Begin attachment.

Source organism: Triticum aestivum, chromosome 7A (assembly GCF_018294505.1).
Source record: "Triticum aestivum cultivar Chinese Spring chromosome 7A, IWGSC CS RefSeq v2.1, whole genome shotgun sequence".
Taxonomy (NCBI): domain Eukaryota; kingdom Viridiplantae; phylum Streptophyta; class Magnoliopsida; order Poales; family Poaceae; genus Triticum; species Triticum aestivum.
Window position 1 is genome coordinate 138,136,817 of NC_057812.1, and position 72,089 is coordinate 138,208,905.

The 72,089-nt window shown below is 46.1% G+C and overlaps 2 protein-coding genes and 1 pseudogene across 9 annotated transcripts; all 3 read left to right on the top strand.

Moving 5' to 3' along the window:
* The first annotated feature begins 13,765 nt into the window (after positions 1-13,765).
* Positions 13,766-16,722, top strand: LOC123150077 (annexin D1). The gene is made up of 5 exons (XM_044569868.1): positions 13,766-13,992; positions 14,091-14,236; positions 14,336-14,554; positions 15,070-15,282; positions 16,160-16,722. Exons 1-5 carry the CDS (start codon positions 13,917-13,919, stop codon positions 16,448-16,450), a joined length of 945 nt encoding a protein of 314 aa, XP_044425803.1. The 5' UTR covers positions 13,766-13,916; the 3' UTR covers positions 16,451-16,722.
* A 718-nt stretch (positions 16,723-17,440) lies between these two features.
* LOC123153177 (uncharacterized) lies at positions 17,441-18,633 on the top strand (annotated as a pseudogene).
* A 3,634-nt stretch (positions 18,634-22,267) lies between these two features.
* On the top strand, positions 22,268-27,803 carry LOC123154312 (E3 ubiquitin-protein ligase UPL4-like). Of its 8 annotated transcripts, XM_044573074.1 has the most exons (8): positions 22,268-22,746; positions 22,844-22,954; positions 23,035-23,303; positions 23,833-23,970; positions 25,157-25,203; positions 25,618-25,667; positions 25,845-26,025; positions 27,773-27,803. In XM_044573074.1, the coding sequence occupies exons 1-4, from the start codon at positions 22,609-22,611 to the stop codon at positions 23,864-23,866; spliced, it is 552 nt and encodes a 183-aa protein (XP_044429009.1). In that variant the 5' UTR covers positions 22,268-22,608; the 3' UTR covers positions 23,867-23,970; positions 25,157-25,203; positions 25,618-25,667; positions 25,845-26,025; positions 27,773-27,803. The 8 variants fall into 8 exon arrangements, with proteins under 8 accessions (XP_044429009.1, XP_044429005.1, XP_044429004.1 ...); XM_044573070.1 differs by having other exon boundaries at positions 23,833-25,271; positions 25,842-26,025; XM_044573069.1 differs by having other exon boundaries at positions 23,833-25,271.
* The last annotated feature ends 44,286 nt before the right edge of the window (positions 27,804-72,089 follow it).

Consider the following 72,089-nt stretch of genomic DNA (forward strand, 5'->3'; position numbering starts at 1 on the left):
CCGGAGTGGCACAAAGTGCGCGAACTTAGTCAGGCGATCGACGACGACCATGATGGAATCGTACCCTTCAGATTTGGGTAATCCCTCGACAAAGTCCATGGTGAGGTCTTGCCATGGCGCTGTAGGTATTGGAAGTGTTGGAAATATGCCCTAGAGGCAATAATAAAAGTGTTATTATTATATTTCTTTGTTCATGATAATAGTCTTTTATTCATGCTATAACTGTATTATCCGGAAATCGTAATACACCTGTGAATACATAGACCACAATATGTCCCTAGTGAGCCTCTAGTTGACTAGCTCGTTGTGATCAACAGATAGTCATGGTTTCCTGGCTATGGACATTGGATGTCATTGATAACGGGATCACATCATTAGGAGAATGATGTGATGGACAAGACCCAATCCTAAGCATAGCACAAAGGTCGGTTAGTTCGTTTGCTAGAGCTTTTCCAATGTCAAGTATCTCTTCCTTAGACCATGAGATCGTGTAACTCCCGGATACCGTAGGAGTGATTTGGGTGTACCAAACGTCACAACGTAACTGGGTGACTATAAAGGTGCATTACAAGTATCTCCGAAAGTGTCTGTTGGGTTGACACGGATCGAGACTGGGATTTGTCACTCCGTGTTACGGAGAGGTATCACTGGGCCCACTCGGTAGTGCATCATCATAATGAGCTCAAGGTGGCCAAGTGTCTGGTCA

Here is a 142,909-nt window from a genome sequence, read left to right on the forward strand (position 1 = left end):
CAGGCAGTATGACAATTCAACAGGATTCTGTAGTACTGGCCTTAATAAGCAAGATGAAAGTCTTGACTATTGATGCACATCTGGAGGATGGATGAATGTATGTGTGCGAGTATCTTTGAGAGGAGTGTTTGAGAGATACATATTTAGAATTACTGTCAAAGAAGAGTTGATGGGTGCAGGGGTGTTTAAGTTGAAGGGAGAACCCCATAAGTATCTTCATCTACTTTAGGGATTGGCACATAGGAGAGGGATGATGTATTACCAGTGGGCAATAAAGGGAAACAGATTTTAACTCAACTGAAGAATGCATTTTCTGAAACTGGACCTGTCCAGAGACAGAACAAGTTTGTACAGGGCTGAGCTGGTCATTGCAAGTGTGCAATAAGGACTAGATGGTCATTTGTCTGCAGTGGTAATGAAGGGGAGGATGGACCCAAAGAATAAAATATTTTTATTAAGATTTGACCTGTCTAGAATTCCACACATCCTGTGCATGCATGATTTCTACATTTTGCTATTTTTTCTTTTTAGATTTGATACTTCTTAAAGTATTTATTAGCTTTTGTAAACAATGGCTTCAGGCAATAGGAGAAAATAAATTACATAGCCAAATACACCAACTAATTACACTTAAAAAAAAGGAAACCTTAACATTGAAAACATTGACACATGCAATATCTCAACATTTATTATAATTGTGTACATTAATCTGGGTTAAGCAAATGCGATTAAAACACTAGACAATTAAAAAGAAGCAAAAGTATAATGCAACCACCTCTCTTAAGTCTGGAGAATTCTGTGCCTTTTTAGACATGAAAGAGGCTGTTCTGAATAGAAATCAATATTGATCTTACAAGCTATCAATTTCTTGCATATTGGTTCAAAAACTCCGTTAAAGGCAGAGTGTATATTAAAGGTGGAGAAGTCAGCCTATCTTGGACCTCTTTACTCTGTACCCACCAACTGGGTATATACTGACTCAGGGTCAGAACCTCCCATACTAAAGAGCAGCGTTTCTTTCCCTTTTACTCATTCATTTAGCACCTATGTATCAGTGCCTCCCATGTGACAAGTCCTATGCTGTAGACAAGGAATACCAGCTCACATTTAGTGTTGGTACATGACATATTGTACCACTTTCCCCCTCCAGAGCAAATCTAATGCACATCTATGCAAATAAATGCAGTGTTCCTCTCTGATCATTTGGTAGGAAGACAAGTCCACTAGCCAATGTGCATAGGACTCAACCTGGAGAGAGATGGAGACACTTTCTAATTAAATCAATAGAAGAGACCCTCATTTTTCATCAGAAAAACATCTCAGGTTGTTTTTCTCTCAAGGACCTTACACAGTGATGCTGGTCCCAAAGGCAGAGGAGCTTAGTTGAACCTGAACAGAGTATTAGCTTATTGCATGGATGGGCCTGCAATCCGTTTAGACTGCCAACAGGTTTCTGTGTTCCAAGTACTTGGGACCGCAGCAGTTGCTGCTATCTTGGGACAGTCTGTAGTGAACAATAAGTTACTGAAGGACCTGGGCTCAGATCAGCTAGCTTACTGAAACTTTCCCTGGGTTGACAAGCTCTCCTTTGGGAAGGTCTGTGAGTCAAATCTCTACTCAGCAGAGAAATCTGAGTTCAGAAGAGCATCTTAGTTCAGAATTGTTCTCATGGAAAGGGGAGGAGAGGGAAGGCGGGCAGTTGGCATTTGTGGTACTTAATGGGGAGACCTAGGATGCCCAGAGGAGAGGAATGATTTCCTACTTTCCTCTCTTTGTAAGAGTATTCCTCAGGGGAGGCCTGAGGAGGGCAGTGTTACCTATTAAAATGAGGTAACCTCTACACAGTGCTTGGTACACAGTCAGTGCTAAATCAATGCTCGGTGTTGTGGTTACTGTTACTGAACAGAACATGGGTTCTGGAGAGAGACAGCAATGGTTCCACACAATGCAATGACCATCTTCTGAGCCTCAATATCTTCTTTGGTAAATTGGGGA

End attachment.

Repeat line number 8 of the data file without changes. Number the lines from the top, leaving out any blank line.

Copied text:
* Positions 13,766-16,722, top strand: LOC123150077 (annexin D1). The gene is made up of 5 exons (XM_044569868.1): positions 13,766-13,992; positions 14,091-14,236; positions 14,336-14,554; positions 15,070-15,282; positions 16,160-16,722. Exons 1-5 carry the CDS (start codon positions 13,917-13,919, stop codon positions 16,448-16,450), a joined length of 945 nt encoding a protein of 314 aa, XP_044425803.1. The 5' UTR covers positions 13,766-13,916; the 3' UTR covers positions 16,451-16,722.